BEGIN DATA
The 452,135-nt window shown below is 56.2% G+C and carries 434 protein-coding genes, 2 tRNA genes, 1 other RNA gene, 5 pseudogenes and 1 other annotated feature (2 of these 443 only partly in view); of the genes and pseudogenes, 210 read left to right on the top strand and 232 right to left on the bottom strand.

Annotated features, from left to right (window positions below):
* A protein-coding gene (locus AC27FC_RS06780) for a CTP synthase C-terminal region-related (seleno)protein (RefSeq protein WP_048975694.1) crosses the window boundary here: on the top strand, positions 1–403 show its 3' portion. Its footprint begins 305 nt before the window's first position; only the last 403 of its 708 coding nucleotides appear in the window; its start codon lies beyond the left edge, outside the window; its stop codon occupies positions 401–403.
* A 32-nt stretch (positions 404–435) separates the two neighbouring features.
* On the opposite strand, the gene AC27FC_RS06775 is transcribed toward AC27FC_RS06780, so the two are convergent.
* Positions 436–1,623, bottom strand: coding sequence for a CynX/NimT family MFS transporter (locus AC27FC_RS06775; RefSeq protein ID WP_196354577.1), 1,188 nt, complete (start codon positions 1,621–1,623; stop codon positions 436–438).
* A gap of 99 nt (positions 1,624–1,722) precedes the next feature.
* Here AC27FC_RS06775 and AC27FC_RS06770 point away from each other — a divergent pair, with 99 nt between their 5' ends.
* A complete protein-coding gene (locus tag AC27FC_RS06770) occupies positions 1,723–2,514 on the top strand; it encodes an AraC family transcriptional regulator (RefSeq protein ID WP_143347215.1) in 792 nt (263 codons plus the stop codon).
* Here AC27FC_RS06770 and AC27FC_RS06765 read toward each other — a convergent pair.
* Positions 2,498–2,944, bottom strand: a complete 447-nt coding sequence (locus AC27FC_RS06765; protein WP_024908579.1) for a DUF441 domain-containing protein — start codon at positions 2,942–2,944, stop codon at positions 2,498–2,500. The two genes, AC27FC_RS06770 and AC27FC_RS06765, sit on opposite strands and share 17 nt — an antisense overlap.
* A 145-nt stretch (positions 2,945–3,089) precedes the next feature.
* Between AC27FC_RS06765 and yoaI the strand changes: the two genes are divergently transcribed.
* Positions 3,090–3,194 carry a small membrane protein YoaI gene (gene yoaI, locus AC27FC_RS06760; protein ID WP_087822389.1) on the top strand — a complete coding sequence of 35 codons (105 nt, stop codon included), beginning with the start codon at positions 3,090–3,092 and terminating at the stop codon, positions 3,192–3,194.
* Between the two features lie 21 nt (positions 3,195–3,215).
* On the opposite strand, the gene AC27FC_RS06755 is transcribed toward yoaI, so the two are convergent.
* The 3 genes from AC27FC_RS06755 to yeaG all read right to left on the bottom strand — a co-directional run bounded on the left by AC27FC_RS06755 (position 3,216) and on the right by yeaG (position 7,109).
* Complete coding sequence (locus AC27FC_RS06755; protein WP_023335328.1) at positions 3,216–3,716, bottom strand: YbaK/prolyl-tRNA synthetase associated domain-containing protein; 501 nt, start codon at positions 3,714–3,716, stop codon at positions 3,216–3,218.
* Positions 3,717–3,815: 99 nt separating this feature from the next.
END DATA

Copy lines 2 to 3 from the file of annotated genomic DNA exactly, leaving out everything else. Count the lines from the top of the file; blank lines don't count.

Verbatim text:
Annotated features, from left to right (window positions below):
* A protein-coding gene (locus AC27FC_RS06780) for a CTP synthase C-terminal region-related (seleno)protein (RefSeq protein WP_048975694.1) crosses the window boundary here: on the top strand, positions 1–403 show its 3' portion. Its footprint begins 305 nt before the window's first position; only the last 403 of its 708 coding nucleotides appear in the window; its start codon lies beyond the left edge, outside the window; its stop codon occupies positions 401–403.